Digital and audiovisual resources on the period of Henri Christophe in Haiti (1807-1820) // Ressources numériques et audiovisuelles sur l’époque d’Henri Christophe en Haïti (1807-1820)
I'm interested in further discussion of the distinctions between US and European approaches to race. I am aware of them and have published on the nineteenth-century history of racial thought, but I'd like to explore what they might mean in today's academic contexts. What value might US racial ideas--especially regarding anti-Black racism--have in understanding race in Europe? Is is a sort of imperialism to assume US ideas are valuable in analyzing Europe's past and present?
Anthony Saunders published a book titled "Trench Warfare 1850–1950" via Pen & Sword Military (August 19, 2010)
It is on Amazon.com here:
The following is from Mr. Saunder's Facebook site for the book:
I'm developing a similar course for the winter and I'm keen to know what others recommend. I've settled on using Geoffrey Parker, ed., The Cambridge History of Warfare, 2nd ed. In addition, I'm assigning Keegan's The Face of Battle as it is very readable and has some very good sections. I also considered, but chose not to use, Perilous Glory by John France. Another book I considered is Wayne Lee's second edition of Warfare and Culture in World History. It's very good, but the scope was a little too expansive for my course which focusses on the west.
Mike Bechthold, PhD
I teach a Conflict in World History (actually from the Bronze age to WWII) and have for years. I use Morillo's War in World History (the second volume runs from 1500). It's excellent and really a "world" history. If you are mostly European and mostly operational, its not a good choice.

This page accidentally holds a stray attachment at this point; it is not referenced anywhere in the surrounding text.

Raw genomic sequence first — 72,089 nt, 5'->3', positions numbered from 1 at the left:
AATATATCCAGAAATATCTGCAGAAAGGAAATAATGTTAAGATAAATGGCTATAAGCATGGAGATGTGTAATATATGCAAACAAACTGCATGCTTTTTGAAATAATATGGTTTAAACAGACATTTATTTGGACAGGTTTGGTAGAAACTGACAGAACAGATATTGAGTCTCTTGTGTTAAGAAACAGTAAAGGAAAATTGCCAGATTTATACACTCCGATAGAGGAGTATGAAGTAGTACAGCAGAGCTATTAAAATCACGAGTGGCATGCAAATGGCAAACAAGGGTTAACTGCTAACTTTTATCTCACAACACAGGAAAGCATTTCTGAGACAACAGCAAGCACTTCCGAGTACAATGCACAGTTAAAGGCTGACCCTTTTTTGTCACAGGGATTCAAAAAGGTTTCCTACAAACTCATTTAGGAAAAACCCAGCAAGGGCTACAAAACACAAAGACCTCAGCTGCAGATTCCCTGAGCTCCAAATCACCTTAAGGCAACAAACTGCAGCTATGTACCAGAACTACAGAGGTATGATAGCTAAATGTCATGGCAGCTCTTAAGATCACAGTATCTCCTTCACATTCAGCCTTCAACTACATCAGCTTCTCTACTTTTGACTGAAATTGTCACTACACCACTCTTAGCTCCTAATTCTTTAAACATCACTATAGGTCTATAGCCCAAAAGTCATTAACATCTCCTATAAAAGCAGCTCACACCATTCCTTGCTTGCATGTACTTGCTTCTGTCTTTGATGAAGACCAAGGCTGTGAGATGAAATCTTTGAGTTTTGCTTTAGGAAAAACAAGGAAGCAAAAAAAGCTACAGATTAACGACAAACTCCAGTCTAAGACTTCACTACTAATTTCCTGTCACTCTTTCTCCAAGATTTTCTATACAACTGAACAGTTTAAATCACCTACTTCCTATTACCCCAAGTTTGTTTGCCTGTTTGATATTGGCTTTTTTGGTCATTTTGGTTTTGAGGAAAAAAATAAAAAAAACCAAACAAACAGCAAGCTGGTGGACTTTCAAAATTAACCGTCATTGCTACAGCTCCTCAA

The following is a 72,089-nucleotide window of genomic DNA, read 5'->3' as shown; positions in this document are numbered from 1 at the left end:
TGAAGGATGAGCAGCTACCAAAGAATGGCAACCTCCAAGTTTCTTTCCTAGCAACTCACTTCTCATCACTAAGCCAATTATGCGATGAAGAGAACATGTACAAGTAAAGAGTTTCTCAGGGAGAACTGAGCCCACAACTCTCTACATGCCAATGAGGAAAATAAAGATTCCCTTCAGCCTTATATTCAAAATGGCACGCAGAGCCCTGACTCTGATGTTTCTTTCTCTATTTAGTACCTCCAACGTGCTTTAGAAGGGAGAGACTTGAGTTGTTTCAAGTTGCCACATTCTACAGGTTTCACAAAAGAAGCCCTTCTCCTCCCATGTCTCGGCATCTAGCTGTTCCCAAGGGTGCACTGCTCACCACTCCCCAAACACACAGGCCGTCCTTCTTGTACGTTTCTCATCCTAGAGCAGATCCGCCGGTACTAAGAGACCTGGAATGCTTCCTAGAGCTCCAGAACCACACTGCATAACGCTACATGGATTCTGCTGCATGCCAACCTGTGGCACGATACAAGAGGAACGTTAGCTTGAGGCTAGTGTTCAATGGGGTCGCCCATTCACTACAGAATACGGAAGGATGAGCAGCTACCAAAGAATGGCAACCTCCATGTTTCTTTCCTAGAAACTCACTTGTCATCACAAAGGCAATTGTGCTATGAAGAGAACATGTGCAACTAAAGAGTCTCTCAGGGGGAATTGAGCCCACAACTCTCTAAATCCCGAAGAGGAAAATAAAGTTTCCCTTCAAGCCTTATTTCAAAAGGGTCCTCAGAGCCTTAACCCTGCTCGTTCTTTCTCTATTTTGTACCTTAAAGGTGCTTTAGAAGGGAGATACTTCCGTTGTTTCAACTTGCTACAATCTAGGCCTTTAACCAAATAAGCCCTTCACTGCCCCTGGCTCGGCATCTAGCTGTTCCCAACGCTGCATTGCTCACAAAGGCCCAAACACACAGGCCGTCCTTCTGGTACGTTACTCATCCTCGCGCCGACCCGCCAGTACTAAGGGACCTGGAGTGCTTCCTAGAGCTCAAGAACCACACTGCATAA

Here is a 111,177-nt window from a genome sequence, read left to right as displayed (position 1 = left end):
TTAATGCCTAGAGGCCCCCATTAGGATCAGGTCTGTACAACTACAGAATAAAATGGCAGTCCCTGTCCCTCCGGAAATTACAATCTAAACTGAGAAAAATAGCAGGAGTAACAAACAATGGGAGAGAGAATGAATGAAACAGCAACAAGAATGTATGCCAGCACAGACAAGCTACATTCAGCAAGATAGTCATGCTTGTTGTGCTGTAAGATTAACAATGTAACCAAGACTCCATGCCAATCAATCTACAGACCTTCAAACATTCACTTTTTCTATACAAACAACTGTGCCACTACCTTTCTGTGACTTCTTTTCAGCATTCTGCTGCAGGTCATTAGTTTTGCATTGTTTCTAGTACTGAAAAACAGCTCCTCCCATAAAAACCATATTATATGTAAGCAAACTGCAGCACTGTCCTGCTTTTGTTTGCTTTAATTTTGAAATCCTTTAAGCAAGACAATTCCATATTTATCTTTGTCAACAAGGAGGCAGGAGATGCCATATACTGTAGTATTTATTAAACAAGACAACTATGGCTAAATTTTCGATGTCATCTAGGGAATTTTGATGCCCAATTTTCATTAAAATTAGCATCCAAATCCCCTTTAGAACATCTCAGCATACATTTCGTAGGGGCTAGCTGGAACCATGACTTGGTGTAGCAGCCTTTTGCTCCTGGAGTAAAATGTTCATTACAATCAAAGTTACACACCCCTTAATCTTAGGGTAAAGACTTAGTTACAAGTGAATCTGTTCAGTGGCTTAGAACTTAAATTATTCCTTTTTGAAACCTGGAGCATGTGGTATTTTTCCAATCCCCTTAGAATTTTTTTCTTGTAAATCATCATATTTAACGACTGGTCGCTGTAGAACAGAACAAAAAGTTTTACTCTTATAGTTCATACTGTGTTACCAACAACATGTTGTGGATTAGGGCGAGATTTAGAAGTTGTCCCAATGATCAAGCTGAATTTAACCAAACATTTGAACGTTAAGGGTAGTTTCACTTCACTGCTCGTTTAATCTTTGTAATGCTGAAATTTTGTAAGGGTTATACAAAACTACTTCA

May I humbly suggest my own Waging War: Conflict, Culture and Innovation in World History (New York: Oxford University Press, 2015, which covers MORE than that, but is global in approach. It is historiographically up to date and fully footnoted.
Historians! Any recommendations for a 1960s reader? Need something to supplement my own narrative history (The Long Sixties: America, 1955-1973, Wiley-Blackwell, 2017) and Brian Ward's The 1960s: A Documentary Reader in an upper-level undergrad seminar. Bloom, maybe? Chalmers' The Portable Sixties Reader is hardly portable at 670 pages. Is there an author/title that I'm missing? Thanks! --Chris Strain
1. I'm not sure if this helps but I have a book on the Navy during the 1830s which will be published in August by Univ. of Alabama Press. One item: In 1828, the gross tonnage of American merchant ships engaged in whaling was 54,000 gross tons (whalers were generally a few hundred tuns). By 1837, that had increased to 129,000 gross tons. It would finally peak in 1857 when the gross tonnage was 195,000. The total tonnage of U.S. vessels cleared to leave port in 1828 was 897,000 (six times the number of cleared foreign vessels). In 1836, more than 1.3 million tons of U.S.
does anyone know of a monograph/ dissertation/ scholarly article focusing on the concept of saṅkappa/ saṅkalpa (in the senses of intention/ resolve/ determination – especially in the context of sammā-saṅkappa) similar to Maria Heim and Nalini Devdas' studies of cetanā? If so, please reply to this thread or send an email with the reference to: email@example.com.